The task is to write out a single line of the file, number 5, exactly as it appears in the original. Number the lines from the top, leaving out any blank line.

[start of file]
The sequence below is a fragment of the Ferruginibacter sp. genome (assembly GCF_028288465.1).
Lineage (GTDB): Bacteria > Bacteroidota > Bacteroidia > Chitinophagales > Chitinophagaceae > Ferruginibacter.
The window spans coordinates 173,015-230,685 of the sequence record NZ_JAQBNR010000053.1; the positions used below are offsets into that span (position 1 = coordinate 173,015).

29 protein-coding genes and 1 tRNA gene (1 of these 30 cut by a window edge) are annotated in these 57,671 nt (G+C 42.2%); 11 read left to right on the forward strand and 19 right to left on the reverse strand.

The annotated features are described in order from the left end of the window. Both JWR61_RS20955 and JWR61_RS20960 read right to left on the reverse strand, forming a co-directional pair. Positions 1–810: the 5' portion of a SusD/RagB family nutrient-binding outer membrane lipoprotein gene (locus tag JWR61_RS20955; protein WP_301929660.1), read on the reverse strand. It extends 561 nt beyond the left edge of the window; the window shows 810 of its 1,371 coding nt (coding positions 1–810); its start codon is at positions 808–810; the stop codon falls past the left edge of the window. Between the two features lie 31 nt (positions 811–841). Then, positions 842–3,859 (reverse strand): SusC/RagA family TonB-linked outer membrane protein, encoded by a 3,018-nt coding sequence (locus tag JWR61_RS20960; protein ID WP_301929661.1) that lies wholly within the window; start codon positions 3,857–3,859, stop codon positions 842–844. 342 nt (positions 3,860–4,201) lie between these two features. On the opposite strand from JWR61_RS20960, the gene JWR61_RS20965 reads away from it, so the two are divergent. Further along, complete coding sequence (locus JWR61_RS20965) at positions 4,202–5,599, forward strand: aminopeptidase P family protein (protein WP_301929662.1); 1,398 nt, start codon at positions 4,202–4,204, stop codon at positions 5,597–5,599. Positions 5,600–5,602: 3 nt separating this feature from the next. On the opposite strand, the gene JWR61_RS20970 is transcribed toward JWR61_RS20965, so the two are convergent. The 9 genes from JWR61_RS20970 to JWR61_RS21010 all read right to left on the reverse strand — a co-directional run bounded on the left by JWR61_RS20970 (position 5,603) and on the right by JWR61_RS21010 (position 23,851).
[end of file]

The annotated features are described in order from the left end of the window. Both JWR61_RS20955 and JWR61_RS20960 read right to left on the reverse strand, forming a co-directional pair. Positions 1–810: the 5' portion of a SusD/RagB family nutrient-binding outer membrane lipoprotein gene (locus tag JWR61_RS20955; protein WP_301929660.1), read on the reverse strand. It extends 561 nt beyond the left edge of the window; the window shows 810 of its 1,371 coding nt (coding positions 1–810); its start codon is at positions 808–810; the stop codon falls past the left edge of the window. Between the two features lie 31 nt (positions 811–841). Then, positions 842–3,859 (reverse strand): SusC/RagA family TonB-linked outer membrane protein, encoded by a 3,018-nt coding sequence (locus tag JWR61_RS20960; protein ID WP_301929661.1) that lies wholly within the window; start codon positions 3,857–3,859, stop codon positions 842–844. 342 nt (positions 3,860–4,201) lie between these two features. On the opposite strand from JWR61_RS20960, the gene JWR61_RS20965 reads away from it, so the two are divergent. Further along, complete coding sequence (locus JWR61_RS20965) at positions 4,202–5,599, forward strand: aminopeptidase P family protein (protein WP_301929662.1); 1,398 nt, start codon at positions 4,202–4,204, stop codon at positions 5,597–5,599. Positions 5,600–5,602: 3 nt separating this feature from the next. On the opposite strand, the gene JWR61_RS20970 is transcribed toward JWR61_RS20965, so the two are convergent. The 9 genes from JWR61_RS20970 to JWR61_RS21010 all read right to left on the reverse strand — a co-directional run bounded on the left by JWR61_RS20970 (position 5,603) and on the right by JWR61_RS21010 (position 23,851).